Machine learning (ML) is already making its way into EDA tools and flows, but the majority of announcements have been around implementation, especially in guiding toward improved timing and area. This is a pretty obvious place to start; ML is in one sense an optimization technique, trained on prior examples, which should be able to provide further PPA optimization over traditional methods. Conversely, few announcements have been made about ML applications for (functional) verification, perhaps because incremental optimization angles for verification aren’t quite so self-evident, beyond general assertions that “something” ought to be possible. I don’t doubt this situation will change; creative verification tool/flow makers will find ways to apply ML in ways that aren’t so obvious.
That this is already possible is clear in advances Cadence have made in their new, smart JasperGold Formal Verification Platform. I suspect progress started here first because formal platforms have some things in common with implementation platforms – multiple engines to accomplish a goal in different ways and lots of knobs to control how those engines work. The JasperGold Smart Proof technology exploits these two factors directly. For optimization within an engine (Anirudh calls this ML-inside), the tool provides training data built on 500+ customer designs to parameterize that solver for optimum performance.
There’s also an important optimization in solving across engines. It is common in formal verification to use more than one engine to attempt a problem since engines have different strengths playing to different classes of problem. You could first try one approach and if that doesn’t succeed after some number of cycles, switch to a different approach. But that’s old-school. A newer approach depends on orchestration – a semi-automated method to launch multiple runs, each with a different strategy – to find a best-case outcome as quickly as possible. ML-based orchestration takes this one step further, learning again from runs on those 500+ test cases, how best to optimize that orchestration (Anirudh calls this ML-outside). Orchestration starts with out-of-the-box supervised learning, giving you value from day 1 then adding on-going proof-profiling based on your usage to further improve performance.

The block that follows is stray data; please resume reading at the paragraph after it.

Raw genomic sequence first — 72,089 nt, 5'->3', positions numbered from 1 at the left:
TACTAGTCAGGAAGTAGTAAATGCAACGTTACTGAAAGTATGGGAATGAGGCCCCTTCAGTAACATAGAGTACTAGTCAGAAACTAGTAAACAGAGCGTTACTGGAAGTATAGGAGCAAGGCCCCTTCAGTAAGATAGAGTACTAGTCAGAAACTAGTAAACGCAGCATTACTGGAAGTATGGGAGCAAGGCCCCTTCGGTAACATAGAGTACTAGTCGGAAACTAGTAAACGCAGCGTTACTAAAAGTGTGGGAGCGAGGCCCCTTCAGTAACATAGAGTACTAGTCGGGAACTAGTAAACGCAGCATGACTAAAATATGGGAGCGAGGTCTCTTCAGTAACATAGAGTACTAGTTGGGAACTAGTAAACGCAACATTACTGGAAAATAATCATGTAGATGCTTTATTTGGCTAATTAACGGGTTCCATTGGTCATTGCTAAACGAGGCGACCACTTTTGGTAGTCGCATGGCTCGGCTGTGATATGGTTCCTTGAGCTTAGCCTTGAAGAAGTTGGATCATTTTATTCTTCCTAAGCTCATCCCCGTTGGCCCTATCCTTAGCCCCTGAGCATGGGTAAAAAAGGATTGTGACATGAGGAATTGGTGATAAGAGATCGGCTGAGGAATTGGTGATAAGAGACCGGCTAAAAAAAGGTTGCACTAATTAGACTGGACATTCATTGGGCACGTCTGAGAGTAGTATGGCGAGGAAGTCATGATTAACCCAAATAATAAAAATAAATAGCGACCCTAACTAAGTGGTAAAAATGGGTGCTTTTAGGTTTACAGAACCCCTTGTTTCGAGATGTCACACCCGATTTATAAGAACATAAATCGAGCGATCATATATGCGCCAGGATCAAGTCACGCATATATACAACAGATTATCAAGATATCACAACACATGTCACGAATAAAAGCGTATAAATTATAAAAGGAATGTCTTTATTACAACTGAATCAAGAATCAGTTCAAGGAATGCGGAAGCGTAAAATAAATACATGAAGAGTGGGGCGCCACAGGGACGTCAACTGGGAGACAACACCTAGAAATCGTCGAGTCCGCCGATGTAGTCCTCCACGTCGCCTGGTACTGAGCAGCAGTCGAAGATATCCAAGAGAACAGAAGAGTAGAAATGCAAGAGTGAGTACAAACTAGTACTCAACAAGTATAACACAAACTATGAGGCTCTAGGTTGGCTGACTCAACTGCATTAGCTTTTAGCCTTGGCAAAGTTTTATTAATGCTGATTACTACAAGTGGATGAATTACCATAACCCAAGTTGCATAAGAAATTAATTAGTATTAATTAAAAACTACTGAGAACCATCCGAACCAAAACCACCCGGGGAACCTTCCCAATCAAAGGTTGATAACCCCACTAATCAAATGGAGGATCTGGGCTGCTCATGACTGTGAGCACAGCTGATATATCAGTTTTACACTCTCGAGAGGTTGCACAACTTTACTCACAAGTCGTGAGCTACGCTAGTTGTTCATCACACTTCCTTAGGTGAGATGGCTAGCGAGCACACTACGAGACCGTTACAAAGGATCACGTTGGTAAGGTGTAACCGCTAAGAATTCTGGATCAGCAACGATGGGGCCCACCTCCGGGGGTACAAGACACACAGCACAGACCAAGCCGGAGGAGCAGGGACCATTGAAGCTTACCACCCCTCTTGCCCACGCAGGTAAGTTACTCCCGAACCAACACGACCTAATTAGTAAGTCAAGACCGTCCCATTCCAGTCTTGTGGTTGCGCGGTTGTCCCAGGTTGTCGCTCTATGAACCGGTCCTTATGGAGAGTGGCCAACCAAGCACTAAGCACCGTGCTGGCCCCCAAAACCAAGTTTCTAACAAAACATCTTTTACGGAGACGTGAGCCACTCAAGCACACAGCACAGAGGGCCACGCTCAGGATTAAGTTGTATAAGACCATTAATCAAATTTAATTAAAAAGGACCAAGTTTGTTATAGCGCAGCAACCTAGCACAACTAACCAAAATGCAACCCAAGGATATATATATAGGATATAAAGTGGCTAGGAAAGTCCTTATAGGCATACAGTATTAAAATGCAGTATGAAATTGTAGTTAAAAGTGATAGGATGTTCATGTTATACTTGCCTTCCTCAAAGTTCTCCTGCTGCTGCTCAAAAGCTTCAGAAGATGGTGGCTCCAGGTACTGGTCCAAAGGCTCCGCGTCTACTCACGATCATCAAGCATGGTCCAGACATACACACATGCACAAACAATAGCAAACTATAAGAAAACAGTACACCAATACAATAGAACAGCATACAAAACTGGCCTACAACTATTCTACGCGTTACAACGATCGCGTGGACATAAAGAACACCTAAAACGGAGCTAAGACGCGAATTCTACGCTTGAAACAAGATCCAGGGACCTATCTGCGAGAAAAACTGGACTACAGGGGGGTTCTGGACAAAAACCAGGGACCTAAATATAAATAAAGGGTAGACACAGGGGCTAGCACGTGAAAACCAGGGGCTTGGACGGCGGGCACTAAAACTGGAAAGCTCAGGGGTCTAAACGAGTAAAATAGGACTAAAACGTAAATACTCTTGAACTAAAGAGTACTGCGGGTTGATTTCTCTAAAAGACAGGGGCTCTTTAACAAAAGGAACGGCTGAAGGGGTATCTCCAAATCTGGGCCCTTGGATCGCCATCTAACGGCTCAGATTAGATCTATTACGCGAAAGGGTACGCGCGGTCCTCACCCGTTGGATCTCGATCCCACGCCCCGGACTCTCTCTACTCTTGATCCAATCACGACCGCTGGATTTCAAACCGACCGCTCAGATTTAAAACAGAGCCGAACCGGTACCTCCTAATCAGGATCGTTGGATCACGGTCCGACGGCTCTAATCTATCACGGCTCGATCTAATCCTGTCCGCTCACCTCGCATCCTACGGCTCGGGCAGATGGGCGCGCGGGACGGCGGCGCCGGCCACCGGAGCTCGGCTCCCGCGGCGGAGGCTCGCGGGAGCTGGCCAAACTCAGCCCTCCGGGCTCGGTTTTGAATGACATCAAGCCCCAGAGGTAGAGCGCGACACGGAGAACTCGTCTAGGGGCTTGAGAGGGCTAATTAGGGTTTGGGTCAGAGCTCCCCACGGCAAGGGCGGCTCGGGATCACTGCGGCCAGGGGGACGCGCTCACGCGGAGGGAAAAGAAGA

What different does this make? Pete Hardee (Dir Product Management at Cadence) tells me that across a representative set of designs, they are seeing ~10X faster properties proven per second, and on a set of known “hard” designs in which it is difficult to get to proofs on many properties, they were able to reduce inconclusive proofs from 46% to 29%.
When you’re king of the hill, you don’t want to rest on just one advance. Pete tells me this new release also compiles 2X faster and in a 2X smaller memory footprint. This has been measured on multiple designs, up to 100M+ gates. Now wait a minute – this is formal, the technology that only works with small designs, right? Pete told me that yes, you’re ultimately going to want to abstract or otherwise reduce to get to a manageable problem for proving, but why force you to do that before you even readin the design? All those steps, including useful analysis (like cone-of-influence) can be done on the build image and you can let the tool take care of the heavy lifting in applying abstraction, etc.
Last and certainly not least, they have put significant work in integrating and simplifying the analysis GUI with aim to support signoff-quality coverage. I’ve talked before how you can integrate formal coverage with dynamic coverage through vManager. They’ve added an all-new coverage analysis GUI in support of the formal side of this, tracking coverage runs versus proof runs, providing easily accessible information on dead-code and over-constraints, a unified view of proof-core and cone-of-influence coverage and a new formal coverage metric looking at both stimuli and checkers.
Not only is Cadence a clear leader in formal, it looks like they’re working hard to stay there. Check out the new updates HERE.Share this post via: